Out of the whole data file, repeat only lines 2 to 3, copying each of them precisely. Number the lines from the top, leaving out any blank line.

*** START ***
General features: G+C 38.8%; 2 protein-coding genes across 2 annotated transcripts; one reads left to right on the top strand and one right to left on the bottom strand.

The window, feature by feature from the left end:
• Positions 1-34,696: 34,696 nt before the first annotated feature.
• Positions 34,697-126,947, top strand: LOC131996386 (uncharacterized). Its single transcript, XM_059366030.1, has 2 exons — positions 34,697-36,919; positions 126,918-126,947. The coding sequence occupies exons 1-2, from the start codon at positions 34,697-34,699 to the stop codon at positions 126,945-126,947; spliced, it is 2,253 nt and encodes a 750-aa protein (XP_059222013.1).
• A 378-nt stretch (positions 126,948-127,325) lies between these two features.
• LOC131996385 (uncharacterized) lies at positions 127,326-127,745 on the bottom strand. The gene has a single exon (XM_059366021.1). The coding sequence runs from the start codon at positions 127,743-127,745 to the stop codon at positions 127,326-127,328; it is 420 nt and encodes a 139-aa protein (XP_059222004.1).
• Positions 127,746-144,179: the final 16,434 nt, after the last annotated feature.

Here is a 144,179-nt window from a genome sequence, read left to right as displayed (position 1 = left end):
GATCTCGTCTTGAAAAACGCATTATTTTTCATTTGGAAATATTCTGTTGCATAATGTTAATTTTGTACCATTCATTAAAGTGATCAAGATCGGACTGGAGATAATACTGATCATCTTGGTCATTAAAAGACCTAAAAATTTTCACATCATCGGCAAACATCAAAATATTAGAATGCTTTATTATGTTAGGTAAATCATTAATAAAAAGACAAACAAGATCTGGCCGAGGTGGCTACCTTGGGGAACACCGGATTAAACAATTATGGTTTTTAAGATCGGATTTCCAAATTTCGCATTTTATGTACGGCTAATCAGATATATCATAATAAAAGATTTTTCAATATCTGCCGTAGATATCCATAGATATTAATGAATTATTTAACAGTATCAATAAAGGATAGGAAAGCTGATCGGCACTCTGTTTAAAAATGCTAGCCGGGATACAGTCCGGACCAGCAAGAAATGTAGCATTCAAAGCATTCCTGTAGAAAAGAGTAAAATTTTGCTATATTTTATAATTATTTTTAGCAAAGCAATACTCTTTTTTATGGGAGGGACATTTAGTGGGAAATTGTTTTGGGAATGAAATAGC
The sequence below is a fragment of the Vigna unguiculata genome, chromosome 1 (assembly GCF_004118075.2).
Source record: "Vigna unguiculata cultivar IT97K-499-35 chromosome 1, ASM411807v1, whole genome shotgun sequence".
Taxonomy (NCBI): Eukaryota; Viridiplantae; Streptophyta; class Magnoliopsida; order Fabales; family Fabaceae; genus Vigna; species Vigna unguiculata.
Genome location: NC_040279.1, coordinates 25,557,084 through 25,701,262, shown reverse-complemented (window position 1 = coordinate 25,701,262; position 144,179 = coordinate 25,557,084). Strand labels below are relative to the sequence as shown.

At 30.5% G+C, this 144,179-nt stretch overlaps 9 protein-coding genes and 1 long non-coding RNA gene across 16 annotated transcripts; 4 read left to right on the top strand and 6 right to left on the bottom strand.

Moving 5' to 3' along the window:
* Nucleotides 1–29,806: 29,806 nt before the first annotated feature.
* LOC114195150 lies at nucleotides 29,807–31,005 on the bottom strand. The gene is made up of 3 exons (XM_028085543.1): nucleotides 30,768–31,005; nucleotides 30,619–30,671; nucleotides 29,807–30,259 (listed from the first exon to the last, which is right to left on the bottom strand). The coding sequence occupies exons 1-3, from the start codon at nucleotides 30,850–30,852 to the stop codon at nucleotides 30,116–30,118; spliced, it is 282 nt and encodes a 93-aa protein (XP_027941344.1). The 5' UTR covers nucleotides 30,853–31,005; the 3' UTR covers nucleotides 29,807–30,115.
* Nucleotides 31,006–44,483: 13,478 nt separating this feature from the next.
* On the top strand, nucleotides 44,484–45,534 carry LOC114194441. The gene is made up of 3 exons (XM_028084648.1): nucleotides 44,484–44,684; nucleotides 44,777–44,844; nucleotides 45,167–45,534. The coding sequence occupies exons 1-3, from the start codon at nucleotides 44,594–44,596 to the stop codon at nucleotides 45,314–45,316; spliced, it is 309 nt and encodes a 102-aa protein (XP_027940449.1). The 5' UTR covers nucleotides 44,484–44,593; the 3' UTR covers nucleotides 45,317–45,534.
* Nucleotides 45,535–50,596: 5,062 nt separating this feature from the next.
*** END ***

The window, feature by feature from the left end:
• Positions 1-34,696: 34,696 nt before the first annotated feature.